So I have finished my time as member of the 19th Special Forces Group. I have also finished my time as an enlisted person in the United States military... I have been learning so much about what it means to be a warrior, a leader, and a person. I am going to share a few of them. These are some of the most important lessons I have learned and I will take them with me as an Officer and a gentlemen.
1. Honor, Courage, Commitment...
These are the core values of the Marine Corps. Even though I will be an Army Officer I still have them and I will use them along with the Army values. There really is no such thing as too much of a good thing...
2. Don't be in a hurry to get your people killed...
I learned this one while I was in Fallujah. My platoon commander said it to one of the team leaders in my platoon. It was echoed by a Bradley platoon leader a few years later when we were getting ready to go out into a fairly dangerous city to do some work. Both men had a ora about them. They believed in what they were doing and they had a certain confidence about them as well. I won't be the guy looking for medals or for glory.
3. Don't be a douche-bag/ a--hole/ coward/ yes man.
I have seen this a lot. Officers and SNCO's get this attitude that is toxic. The officer's get it because a majority don't have experience as an enlisted man. They have this idea that the enlisted are dumb and lazy. They forget that they (the enlisted) are the working man of the military. They are the ones kicking the doors, kicking in the doors, sitting for days in a hide. I'm sure it comes from the program that they went through to become an officer. They are taught that they are better than the enlisted man. That's probably not the point that the instructor is trying to put across but that is how it is most likely translated. I could be wrong but that is how I have experienced it.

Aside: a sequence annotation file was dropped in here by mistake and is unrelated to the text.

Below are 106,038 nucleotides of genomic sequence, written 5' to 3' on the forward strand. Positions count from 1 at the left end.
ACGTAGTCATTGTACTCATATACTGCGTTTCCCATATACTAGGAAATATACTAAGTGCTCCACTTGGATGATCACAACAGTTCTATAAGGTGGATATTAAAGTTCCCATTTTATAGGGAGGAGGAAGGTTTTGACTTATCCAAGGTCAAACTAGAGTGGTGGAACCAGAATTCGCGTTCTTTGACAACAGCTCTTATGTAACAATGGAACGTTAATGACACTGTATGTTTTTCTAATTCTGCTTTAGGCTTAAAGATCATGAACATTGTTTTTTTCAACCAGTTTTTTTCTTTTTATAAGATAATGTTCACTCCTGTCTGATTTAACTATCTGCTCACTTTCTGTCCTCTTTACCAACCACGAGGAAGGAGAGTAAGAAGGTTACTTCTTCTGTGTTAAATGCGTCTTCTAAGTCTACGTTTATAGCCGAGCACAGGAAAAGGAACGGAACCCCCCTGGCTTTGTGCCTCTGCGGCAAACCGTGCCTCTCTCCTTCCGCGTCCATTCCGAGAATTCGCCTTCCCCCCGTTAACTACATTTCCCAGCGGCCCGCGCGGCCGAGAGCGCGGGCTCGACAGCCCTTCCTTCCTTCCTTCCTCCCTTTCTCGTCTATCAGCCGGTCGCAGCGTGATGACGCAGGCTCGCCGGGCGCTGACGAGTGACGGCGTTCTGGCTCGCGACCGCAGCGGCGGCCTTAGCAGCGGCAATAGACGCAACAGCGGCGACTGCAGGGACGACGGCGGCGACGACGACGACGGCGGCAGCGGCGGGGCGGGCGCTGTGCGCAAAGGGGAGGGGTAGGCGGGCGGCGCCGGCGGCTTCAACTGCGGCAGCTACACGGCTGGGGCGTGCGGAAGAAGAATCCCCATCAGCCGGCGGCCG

SNCO's simply forget where they came from.
4. I am always last.
The needs of my men come first.
5. Remember where you came from.
I have been the "boot." I will always be a boot to someone. I was once the Private who knew nothing and didn't do anything right. I have spent many nights in my barracks getting sweated for said mistakes as well. I have been the team leader. I have been the NCO. I will remember where I came from.
6. Be approachable.
Have you ever watched the movie " 8 Seconds"? There is a scene where Lane Frost (Luke Perry) stops and talks to young cowboy riding a bail of hey. He gives him some pointers and tells him to keep at it. Afterwards his friends (Tuff Hedeman and Cody Lambert) ask him why he did that. He said he wasn't going to be the kind of cowboy who was rude to everyone. He would take the time to speak to everyone he could. Anyway, I am going to keep the same kind of attitude.
There are quite a few more but that is what I am willing to share right now.